Read on to learn more about the Doxie-Chon temperament, and find out if this Bichon Frise Dachshund Mix is a poor match for you and your family.
But First…. Check out this video with Liam the Doxie-Chon
Bichon Frise Dachshund Mix Temperament and Personality
The Bichon Frise Dachshund Mix temperament is pleasant enough, though it does come with some caveats.
While the Bichon Frise side of her makes her a family dog, the Dachshund side of her personality makes her a bit jumpy.
For this reason, if you have young children, you’re better off sticking with the Havachon or Puchon, rather than the Doxie-Chon.
Younger children are, essentially, bulls in a China shop. The Doxie-Chon does not do well with the unpredictability that comes with young children.
Because children are fast-moving, less-than-gentle creatures, the Doxie-Chon may live in fear whenever the child is around.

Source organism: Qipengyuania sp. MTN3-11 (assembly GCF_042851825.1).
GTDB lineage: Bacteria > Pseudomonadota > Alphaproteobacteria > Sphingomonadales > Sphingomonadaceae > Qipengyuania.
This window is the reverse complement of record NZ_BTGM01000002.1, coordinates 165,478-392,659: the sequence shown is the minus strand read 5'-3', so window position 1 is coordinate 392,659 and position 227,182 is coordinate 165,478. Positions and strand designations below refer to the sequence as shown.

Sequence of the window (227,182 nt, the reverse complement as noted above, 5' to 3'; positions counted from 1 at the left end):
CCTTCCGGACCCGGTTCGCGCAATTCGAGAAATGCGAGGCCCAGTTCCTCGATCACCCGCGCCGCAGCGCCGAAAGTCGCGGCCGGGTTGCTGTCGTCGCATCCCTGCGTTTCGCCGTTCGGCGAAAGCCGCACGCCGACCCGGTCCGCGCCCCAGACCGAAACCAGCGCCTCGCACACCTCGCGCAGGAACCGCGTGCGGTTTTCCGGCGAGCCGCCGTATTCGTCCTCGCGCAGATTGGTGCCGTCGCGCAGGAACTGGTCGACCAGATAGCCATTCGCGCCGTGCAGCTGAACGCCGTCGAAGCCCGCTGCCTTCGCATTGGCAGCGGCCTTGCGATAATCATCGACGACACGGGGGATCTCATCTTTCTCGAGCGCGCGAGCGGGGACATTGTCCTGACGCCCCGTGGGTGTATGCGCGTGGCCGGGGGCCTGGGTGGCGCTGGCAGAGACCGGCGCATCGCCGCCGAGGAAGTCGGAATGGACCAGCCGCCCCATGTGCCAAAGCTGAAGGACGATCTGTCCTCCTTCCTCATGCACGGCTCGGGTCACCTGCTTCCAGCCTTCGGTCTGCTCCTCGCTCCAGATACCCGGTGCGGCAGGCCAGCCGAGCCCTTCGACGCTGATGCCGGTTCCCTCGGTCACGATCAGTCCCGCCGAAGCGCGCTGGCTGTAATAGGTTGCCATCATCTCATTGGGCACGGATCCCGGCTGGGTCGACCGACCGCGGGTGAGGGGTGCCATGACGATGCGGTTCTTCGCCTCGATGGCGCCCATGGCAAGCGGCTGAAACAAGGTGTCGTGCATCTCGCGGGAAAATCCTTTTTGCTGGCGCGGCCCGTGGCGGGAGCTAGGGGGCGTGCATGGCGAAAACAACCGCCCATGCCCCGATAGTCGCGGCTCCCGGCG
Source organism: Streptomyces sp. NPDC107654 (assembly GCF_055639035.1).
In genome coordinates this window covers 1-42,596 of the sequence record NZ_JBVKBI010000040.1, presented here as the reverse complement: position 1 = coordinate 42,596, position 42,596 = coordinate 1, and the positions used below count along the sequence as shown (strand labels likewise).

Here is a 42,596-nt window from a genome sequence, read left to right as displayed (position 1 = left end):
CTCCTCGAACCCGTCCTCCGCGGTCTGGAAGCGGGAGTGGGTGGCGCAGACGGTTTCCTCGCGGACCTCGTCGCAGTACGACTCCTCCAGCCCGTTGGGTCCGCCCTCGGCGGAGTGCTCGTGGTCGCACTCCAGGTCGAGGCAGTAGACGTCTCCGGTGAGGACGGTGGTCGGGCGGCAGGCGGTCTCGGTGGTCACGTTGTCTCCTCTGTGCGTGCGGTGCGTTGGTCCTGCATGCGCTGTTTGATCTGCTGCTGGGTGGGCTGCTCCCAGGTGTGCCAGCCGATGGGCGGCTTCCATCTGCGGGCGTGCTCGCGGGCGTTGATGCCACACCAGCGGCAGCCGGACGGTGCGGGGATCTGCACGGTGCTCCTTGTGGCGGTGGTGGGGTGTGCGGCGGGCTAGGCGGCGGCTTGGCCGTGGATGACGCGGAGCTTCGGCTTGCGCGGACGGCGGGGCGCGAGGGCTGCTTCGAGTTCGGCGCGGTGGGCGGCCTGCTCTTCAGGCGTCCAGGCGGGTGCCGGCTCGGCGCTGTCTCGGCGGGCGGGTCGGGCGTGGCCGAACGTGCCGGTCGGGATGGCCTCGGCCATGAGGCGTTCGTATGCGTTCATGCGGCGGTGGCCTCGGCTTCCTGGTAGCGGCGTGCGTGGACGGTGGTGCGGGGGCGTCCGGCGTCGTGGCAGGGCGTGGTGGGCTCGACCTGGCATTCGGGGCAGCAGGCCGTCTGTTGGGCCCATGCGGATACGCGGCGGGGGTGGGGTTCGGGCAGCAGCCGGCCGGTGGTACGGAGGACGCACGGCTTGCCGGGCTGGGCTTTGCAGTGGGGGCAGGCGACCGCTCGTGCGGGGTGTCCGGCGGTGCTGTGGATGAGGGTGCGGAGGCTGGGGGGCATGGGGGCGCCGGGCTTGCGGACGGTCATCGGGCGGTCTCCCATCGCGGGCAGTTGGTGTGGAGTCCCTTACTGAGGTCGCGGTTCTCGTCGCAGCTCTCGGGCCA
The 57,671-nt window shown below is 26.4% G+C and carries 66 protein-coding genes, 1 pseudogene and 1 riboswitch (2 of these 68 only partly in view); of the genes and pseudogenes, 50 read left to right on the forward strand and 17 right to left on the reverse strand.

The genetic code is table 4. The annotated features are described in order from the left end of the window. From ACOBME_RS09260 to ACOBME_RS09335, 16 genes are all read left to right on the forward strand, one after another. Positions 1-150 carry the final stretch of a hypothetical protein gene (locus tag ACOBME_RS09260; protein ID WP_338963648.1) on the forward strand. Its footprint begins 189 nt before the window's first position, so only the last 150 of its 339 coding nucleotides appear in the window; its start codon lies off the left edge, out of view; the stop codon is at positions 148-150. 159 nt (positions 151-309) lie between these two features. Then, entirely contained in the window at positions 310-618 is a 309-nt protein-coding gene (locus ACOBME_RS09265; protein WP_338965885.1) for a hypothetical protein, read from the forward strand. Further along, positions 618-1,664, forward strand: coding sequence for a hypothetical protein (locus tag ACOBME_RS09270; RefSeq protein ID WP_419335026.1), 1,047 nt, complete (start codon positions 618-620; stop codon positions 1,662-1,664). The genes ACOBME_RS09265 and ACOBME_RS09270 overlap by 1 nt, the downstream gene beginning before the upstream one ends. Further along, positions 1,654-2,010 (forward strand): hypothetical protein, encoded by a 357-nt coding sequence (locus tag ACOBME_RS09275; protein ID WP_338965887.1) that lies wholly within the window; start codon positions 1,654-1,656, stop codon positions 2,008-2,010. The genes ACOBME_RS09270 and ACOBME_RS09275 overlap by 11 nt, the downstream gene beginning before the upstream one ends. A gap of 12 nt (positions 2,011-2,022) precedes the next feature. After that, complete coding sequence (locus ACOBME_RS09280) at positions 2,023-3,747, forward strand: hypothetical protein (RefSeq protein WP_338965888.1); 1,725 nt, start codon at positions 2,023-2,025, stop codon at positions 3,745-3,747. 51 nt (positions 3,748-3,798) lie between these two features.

Families with older children, however, will do just fine with the Doxie-Chon.
She’s a Barker
The Bichon Frise Dachshund mix has a penchant for barking.
This is especially true if you leave her alone for long periods of time, as she may develop separation anxiety.
One of the things anxious dogs do to relieve stress is bark. The other is destructive chewing.
Neither of these are desirable behaviors in a dog. Make sure someone can be home as much as possible for this dog.
Failing that, you can always ask your vet for anti-anxiety medication.
She’s Curious…Often to a Fault
The Doxie-Chon is a curious dog, and she loves seeking out new things to do. Sometimes, these things aren’t the best ideas, like digging up the flower bed.
Train her out of these bad behaviors early. While it may not be as bad while she’s a puppy, she can certainly do more damage once she’s bigger.